Back when I started practicing in 1975, there were 34 judges on the Common Pleas bench here in Cuyahoga County, and they handled about 2500 criminal cases a year. Now, we have the same number of judges, but they handle ten times as many criminal cases.
So here's the way it works. Let's say you talk to the prosecutor, and the case can't be pled out. The two of you will walk back to the bailiff, PDA's in hand, and the bailiff will look through the judge's calendar -- a loose-leaf binder with a lined page for each day -- and after the appropriate consulation will write down your case for trial on a particular date, sometimes a few weeks away, sometimes a few months.
And then, a few weeks or a few months later, you'll go over for trial, and find that (a) one of the four or five other cases scheduled for trial that day will be going forward instead, or (b) the judge is already in a trial on another case that started a day or two before yours. So you'll talk to the bailiff and get another date at some time in the future -- anywhere from two to six weeks later -- and the bailiff will put together a journal entry saying that your trial had to be continued because the court was already engaged in another matter, and the judge will sign it, and that will be that.
After the 8th District's decision last week in State v. Pirkel, that could change.
The basic facts in Pirkel are quite simple: he signed for his copy of the indictment on April 4, 2008, and his trial was scheduled for June 10, less than three months later. It didn't happen, and it didn't happen on the seven other dates scheduled for trial. Finally, on April 13, 2009, Pirkel filed a motion to dismiss for speedy trial violation. For whatever reason, the state never responded to it, and the judge granted it on April 30.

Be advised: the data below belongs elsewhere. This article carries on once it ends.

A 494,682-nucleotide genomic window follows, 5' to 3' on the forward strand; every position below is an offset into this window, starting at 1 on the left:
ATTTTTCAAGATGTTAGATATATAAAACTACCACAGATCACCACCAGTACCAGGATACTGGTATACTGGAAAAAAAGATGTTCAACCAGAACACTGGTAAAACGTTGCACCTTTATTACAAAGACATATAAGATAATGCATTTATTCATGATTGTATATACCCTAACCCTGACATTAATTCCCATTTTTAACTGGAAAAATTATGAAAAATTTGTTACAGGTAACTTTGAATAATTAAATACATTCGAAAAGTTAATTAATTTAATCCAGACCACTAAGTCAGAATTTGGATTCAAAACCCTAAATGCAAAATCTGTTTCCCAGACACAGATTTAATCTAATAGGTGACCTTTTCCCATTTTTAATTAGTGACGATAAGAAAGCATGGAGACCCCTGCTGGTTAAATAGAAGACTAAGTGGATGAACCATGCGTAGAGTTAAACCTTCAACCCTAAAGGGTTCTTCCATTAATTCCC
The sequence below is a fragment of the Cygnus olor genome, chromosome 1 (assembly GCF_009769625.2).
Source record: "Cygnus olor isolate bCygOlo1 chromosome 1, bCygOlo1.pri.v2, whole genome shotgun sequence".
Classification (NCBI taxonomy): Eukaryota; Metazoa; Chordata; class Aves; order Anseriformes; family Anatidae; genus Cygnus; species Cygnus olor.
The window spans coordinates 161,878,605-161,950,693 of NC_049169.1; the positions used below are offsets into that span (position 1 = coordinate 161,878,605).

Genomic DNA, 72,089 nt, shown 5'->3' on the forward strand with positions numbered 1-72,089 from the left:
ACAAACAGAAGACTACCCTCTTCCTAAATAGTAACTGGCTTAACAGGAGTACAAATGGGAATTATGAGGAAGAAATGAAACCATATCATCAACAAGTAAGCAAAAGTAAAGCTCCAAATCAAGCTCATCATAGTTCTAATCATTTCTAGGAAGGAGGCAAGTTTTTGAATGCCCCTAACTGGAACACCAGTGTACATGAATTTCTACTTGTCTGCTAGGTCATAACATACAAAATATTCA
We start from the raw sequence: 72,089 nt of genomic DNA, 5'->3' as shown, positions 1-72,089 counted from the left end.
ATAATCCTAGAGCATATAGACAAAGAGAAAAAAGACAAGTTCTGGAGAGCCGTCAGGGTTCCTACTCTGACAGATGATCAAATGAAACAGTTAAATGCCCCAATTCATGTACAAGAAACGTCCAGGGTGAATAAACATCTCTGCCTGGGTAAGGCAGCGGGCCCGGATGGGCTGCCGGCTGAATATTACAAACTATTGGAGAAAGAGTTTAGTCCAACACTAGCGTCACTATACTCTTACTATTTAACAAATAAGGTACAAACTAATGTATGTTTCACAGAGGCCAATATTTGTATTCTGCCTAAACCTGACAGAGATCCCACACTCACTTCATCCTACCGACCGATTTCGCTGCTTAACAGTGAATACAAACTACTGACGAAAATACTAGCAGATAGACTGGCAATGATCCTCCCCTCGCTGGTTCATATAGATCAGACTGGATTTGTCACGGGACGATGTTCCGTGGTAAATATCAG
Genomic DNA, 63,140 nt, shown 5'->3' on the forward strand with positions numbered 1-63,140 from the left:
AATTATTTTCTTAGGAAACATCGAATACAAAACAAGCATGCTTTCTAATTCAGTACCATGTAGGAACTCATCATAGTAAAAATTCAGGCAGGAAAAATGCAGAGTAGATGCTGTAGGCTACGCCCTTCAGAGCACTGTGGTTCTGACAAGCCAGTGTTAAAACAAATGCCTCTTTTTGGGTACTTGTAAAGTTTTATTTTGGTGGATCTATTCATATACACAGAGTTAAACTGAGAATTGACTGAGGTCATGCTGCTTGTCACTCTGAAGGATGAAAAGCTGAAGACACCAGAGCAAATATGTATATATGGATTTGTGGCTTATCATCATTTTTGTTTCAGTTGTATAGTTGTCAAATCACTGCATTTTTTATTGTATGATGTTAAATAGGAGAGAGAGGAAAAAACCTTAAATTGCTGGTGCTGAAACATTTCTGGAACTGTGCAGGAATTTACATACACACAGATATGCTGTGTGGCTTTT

I've written before that the relief afforded by the speedy trial statute is largely chimerical: the courts have held that virtually anything the defendant does -- file for discovery, file a motion in limine, or even fail to respond to the state's discovery -- tolls the time for trial. The problem in Pirkel is that everything the defendant or state could do to toll the time had been completed by June 11, 2008: Pirkel had filed for discovery on April 15, the state had responded on May 5 and had filed its own discovery request on that date, which Pirkel answered on June 11.
So what happened after that? Well, on five separate occasions, the trial was continued because the judge was engaged in another trial; on three other occasions, because the judge was unavailable. As the court notes,
a continuance due to the trial court’s engagement in another trial is generally reasonable. . . However, a continuance because the court is engaged in trial may be rendered unreasonable by the number of days for which the continuance is granted.
And that's the problem: the court found that the eight continuances, for a total of 227 days, were simply unreasonable.